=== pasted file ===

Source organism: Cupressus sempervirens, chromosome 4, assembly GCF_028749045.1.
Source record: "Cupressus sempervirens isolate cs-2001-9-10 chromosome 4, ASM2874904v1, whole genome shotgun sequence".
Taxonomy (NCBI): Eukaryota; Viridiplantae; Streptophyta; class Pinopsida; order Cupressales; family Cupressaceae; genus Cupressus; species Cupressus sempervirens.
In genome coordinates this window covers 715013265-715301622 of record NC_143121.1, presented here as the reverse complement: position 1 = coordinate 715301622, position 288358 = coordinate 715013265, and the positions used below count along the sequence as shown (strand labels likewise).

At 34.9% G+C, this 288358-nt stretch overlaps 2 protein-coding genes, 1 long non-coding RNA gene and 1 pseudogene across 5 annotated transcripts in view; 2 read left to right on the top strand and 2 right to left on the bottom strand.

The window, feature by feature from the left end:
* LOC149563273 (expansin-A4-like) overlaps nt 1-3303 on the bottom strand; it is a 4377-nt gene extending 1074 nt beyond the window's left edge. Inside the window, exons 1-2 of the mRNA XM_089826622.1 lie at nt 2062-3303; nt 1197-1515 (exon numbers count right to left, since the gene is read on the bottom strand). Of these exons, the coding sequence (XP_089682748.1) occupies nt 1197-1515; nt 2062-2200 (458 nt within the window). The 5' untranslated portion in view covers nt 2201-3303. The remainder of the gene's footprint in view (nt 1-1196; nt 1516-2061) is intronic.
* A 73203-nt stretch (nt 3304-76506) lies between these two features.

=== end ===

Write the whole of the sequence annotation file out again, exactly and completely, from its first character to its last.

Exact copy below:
Source organism: Cupressus sempervirens, chromosome 4, assembly GCF_028749045.1.
Source record: "Cupressus sempervirens isolate cs-2001-9-10 chromosome 4, ASM2874904v1, whole genome shotgun sequence".
Taxonomy (NCBI): Eukaryota; Viridiplantae; Streptophyta; class Pinopsida; order Cupressales; family Cupressaceae; genus Cupressus; species Cupressus sempervirens.
In genome coordinates this window covers 715013265-715301622 of record NC_143121.1, presented here as the reverse complement: position 1 = coordinate 715301622, position 288358 = coordinate 715013265, and the positions used below count along the sequence as shown (strand labels likewise).

At 34.9% G+C, this 288358-nt stretch overlaps 2 protein-coding genes, 1 long non-coding RNA gene and 1 pseudogene across 5 annotated transcripts in view; 2 read left to right on the top strand and 2 right to left on the bottom strand.

The window, feature by feature from the left end:
* LOC149563273 (expansin-A4-like) overlaps nt 1-3303 on the bottom strand; it is a 4377-nt gene extending 1074 nt beyond the window's left edge. Inside the window, exons 1-2 of the mRNA XM_089826622.1 lie at nt 2062-3303; nt 1197-1515 (exon numbers count right to left, since the gene is read on the bottom strand). Of these exons, the coding sequence (XP_089682748.1) occupies nt 1197-1515; nt 2062-2200 (458 nt within the window). The 5' untranslated portion in view covers nt 2201-3303. The remainder of the gene's footprint in view (nt 1-1196; nt 1516-2061) is intronic.
* A 73203-nt stretch (nt 3304-76506) lies between these two features.